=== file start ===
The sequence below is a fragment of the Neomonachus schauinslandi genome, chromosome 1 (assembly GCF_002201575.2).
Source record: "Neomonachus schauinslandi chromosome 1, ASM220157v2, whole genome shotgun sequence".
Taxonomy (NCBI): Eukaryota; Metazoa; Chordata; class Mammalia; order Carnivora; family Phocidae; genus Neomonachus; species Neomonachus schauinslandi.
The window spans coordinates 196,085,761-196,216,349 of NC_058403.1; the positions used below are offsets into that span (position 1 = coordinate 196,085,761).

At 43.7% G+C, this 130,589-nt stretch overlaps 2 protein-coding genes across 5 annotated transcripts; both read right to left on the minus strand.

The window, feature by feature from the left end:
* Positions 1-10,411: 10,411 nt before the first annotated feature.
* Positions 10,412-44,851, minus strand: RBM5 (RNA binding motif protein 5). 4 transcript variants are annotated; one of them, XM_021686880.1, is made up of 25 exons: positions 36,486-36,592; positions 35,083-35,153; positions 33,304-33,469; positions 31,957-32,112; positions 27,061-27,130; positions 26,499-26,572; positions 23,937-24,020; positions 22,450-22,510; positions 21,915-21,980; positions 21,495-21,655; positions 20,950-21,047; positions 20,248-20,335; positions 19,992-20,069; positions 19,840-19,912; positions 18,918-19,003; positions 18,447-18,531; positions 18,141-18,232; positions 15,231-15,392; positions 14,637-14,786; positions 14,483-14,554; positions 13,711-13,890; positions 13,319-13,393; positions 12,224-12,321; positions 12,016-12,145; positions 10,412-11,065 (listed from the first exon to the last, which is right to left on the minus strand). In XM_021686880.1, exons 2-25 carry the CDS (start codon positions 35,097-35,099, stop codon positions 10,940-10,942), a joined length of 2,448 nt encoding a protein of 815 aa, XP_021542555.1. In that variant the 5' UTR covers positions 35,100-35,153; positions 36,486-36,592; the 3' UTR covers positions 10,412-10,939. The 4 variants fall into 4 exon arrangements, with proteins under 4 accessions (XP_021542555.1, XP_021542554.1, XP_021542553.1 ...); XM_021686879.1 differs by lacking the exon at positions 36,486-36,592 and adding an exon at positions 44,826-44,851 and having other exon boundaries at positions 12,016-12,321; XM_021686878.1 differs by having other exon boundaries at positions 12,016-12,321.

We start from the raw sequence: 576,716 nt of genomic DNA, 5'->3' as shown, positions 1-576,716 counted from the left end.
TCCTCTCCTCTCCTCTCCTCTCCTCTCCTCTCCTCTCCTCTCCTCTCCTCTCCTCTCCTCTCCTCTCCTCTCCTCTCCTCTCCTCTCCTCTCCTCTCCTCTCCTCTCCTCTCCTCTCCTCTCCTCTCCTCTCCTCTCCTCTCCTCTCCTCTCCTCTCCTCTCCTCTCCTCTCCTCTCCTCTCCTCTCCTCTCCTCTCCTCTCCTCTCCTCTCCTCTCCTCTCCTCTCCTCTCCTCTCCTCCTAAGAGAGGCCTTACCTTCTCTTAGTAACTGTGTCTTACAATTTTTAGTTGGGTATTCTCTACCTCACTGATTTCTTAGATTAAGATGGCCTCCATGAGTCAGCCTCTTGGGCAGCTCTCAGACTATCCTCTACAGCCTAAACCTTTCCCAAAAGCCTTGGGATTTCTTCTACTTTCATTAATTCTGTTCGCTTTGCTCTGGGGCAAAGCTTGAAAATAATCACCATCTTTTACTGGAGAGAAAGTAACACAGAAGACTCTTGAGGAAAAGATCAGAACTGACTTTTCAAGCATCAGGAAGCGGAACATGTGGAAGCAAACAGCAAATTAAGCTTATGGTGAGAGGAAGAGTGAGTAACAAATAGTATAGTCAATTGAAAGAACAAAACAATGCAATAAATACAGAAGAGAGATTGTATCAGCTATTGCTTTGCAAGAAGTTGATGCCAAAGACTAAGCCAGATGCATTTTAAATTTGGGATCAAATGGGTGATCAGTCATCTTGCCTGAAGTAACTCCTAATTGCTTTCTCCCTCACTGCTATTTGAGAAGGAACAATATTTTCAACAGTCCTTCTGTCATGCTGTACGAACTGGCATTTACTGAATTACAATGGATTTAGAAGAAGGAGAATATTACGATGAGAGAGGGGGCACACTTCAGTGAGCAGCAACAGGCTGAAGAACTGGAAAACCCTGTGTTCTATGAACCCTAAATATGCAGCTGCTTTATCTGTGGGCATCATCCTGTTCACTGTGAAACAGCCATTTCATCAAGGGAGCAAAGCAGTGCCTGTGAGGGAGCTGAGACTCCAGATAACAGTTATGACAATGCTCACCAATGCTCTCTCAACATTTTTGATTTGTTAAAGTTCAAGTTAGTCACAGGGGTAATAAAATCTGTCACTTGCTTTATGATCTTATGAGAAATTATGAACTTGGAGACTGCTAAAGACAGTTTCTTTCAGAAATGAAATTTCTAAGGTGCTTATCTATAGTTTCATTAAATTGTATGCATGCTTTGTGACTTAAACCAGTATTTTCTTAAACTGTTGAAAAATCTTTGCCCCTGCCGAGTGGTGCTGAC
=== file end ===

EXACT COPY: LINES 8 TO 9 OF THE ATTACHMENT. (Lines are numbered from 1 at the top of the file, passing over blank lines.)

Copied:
* Positions 10,412-44,851, minus strand: RBM5 (RNA binding motif protein 5). 4 transcript variants are annotated; one of them, XM_021686880.1, is made up of 25 exons: positions 36,486-36,592; positions 35,083-35,153; positions 33,304-33,469; positions 31,957-32,112; positions 27,061-27,130; positions 26,499-26,572; positions 23,937-24,020; positions 22,450-22,510; positions 21,915-21,980; positions 21,495-21,655; positions 20,950-21,047; positions 20,248-20,335; positions 19,992-20,069; positions 19,840-19,912; positions 18,918-19,003; positions 18,447-18,531; positions 18,141-18,232; positions 15,231-15,392; positions 14,637-14,786; positions 14,483-14,554; positions 13,711-13,890; positions 13,319-13,393; positions 12,224-12,321; positions 12,016-12,145; positions 10,412-11,065 (listed from the first exon to the last, which is right to left on the minus strand). In XM_021686880.1, exons 2-25 carry the CDS (start codon positions 35,097-35,099, stop codon positions 10,940-10,942), a joined length of 2,448 nt encoding a protein of 815 aa, XP_021542555.1. In that variant the 5' UTR covers positions 35,100-35,153; positions 36,486-36,592; the 3' UTR covers positions 10,412-10,939. The 4 variants fall into 4 exon arrangements, with proteins under 4 accessions (XP_021542555.1, XP_021542554.1, XP_021542553.1 ...); XM_021686879.1 differs by lacking the exon at positions 36,486-36,592 and adding an exon at positions 44,826-44,851 and having other exon boundaries at positions 12,016-12,321; XM_021686878.1 differs by having other exon boundaries at positions 12,016-12,321.

We start from the raw sequence: 576,716 nt of genomic DNA, 5'->3' as shown, positions 1-576,716 counted from the left end.